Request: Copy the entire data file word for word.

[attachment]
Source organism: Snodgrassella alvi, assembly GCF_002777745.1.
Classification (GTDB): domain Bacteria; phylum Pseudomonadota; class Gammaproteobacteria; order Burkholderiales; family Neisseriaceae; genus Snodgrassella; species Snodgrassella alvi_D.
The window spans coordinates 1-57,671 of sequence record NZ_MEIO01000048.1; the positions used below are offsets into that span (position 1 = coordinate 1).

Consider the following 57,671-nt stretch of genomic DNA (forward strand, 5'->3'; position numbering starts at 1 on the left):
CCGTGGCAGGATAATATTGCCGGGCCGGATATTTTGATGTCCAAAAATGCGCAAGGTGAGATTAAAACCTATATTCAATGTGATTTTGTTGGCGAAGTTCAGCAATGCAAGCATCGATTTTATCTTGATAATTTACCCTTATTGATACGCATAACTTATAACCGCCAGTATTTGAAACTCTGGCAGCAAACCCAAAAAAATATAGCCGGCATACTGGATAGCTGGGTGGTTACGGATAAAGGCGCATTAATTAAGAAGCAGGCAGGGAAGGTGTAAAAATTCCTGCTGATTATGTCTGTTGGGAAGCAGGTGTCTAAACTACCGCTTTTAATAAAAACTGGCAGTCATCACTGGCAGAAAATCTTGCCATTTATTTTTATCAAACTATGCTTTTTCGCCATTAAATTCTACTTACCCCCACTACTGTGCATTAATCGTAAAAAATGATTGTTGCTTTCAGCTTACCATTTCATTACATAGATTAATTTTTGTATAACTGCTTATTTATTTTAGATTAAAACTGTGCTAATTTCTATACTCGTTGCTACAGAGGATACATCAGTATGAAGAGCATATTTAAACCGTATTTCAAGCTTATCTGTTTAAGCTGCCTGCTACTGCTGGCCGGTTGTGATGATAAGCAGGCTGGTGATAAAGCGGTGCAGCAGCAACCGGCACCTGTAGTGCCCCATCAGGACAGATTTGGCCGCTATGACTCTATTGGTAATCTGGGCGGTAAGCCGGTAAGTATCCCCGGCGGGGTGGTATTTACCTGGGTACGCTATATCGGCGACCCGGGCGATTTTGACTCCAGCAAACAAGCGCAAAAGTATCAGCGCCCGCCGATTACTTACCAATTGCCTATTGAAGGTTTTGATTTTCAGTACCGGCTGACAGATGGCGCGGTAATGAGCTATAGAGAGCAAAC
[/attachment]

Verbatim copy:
Source organism: Snodgrassella alvi, assembly GCF_002777745.1.
Classification (GTDB): domain Bacteria; phylum Pseudomonadota; class Gammaproteobacteria; order Burkholderiales; family Neisseriaceae; genus Snodgrassella; species Snodgrassella alvi_D.
The window spans coordinates 1-57,671 of sequence record NZ_MEIO01000048.1; the positions used below are offsets into that span (position 1 = coordinate 1).

Consider the following 57,671-nt stretch of genomic DNA (forward strand, 5'->3'; position numbering starts at 1 on the left):
CCGTGGCAGGATAATATTGCCGGGCCGGATATTTTGATGTCCAAAAATGCGCAAGGTGAGATTAAAACCTATATTCAATGTGATTTTGTTGGCGAAGTTCAGCAATGCAAGCATCGATTTTATCTTGATAATTTACCCTTATTGATACGCATAACTTATAACCGCCAGTATTTGAAACTCTGGCAGCAAACCCAAAAAAATATAGCCGGCATACTGGATAGCTGGGTGGTTACGGATAAAGGCGCATTAATTAAGAAGCAGGCAGGGAAGGTGTAAAAATTCCTGCTGATTATGTCTGTTGGGAAGCAGGTGTCTAAACTACCGCTTTTAATAAAAACTGGCAGTCATCACTGGCAGAAAATCTTGCCATTTATTTTTATCAAACTATGCTTTTTCGCCATTAAATTCTACTTACCCCCACTACTGTGCATTAATCGTAAAAAATGATTGTTGCTTTCAGCTTACCATTTCATTACATAGATTAATTTTTGTATAACTGCTTATTTATTTTAGATTAAAACTGTGCTAATTTCTATACTCGTTGCTACAGAGGATACATCAGTATGAAGAGCATATTTAAACCGTATTTCAAGCTTATCTGTTTAAGCTGCCTGCTACTGCTGGCCGGTTGTGATGATAAGCAGGCTGGTGATAAAGCGGTGCAGCAGCAACCGGCACCTGTAGTGCCCCATCAGGACAGATTTGGCCGCTATGACTCTATTGGTAATCTGGGCGGTAAGCCGGTAAGTATCCCCGGCGGGGTGGTATTTACCTGGGTACGCTATATCGGCGACCCGGGCGATTTTGACTCCAGCAAACAAGCGCAAAAGTATCAGCGCCCGCCGATTACTTACCAATTGCCTATTGAAGGTTTTGATTTTCAGTACCGGCTGACAGATGGCGCGGTAATGAGCTATAGAGAGCAAAC